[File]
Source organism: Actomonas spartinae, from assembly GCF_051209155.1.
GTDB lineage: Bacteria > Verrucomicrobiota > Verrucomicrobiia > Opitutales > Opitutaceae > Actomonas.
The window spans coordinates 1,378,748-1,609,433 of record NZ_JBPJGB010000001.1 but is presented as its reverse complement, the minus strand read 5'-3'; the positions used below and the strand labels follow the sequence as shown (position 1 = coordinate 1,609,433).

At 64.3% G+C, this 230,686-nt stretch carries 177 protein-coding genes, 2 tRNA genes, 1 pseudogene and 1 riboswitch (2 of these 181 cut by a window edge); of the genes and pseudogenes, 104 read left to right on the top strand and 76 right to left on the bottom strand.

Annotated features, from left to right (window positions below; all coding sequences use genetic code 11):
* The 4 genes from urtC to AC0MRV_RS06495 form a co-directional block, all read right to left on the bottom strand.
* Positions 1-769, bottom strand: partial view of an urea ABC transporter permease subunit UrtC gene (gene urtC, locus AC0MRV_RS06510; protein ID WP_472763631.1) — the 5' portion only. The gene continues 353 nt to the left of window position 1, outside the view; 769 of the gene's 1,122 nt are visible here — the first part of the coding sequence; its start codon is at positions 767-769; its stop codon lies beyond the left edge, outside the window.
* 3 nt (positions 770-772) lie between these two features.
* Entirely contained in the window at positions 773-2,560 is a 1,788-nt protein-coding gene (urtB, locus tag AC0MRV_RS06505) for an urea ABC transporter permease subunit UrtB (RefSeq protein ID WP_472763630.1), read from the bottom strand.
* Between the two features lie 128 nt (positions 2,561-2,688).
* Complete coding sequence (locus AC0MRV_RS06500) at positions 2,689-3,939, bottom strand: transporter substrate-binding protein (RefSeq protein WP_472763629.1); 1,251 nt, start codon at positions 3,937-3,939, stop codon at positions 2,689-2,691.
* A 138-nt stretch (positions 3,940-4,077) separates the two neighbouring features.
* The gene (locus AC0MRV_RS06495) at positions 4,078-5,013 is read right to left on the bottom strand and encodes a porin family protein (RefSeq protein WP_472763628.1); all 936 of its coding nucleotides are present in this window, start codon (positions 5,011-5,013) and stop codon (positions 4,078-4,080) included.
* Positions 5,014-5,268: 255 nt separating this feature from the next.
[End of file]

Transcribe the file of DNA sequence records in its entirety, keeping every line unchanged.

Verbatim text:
Source organism: Actomonas spartinae, from assembly GCF_051209155.1.
GTDB lineage: Bacteria > Verrucomicrobiota > Verrucomicrobiia > Opitutales > Opitutaceae > Actomonas.
The window spans coordinates 1,378,748-1,609,433 of record NZ_JBPJGB010000001.1 but is presented as its reverse complement, the minus strand read 5'-3'; the positions used below and the strand labels follow the sequence as shown (position 1 = coordinate 1,609,433).

At 64.3% G+C, this 230,686-nt stretch carries 177 protein-coding genes, 2 tRNA genes, 1 pseudogene and 1 riboswitch (2 of these 181 cut by a window edge); of the genes and pseudogenes, 104 read left to right on the top strand and 76 right to left on the bottom strand.

Annotated features, from left to right (window positions below; all coding sequences use genetic code 11):
* The 4 genes from urtC to AC0MRV_RS06495 form a co-directional block, all read right to left on the bottom strand.
* Positions 1-769, bottom strand: partial view of an urea ABC transporter permease subunit UrtC gene (gene urtC, locus AC0MRV_RS06510; protein ID WP_472763631.1) — the 5' portion only. The gene continues 353 nt to the left of window position 1, outside the view; 769 of the gene's 1,122 nt are visible here — the first part of the coding sequence; its start codon is at positions 767-769; its stop codon lies beyond the left edge, outside the window.
* 3 nt (positions 770-772) lie between these two features.
* Entirely contained in the window at positions 773-2,560 is a 1,788-nt protein-coding gene (urtB, locus tag AC0MRV_RS06505) for an urea ABC transporter permease subunit UrtB (RefSeq protein ID WP_472763630.1), read from the bottom strand.
* Between the two features lie 128 nt (positions 2,561-2,688).
* Complete coding sequence (locus AC0MRV_RS06500) at positions 2,689-3,939, bottom strand: transporter substrate-binding protein (RefSeq protein WP_472763629.1); 1,251 nt, start codon at positions 3,937-3,939, stop codon at positions 2,689-2,691.
* A 138-nt stretch (positions 3,940-4,077) separates the two neighbouring features.
* The gene (locus AC0MRV_RS06495) at positions 4,078-5,013 is read right to left on the bottom strand and encodes a porin family protein (RefSeq protein WP_472763628.1); all 936 of its coding nucleotides are present in this window, start codon (positions 5,011-5,013) and stop codon (positions 4,078-4,080) included.
* Positions 5,014-5,268: 255 nt separating this feature from the next.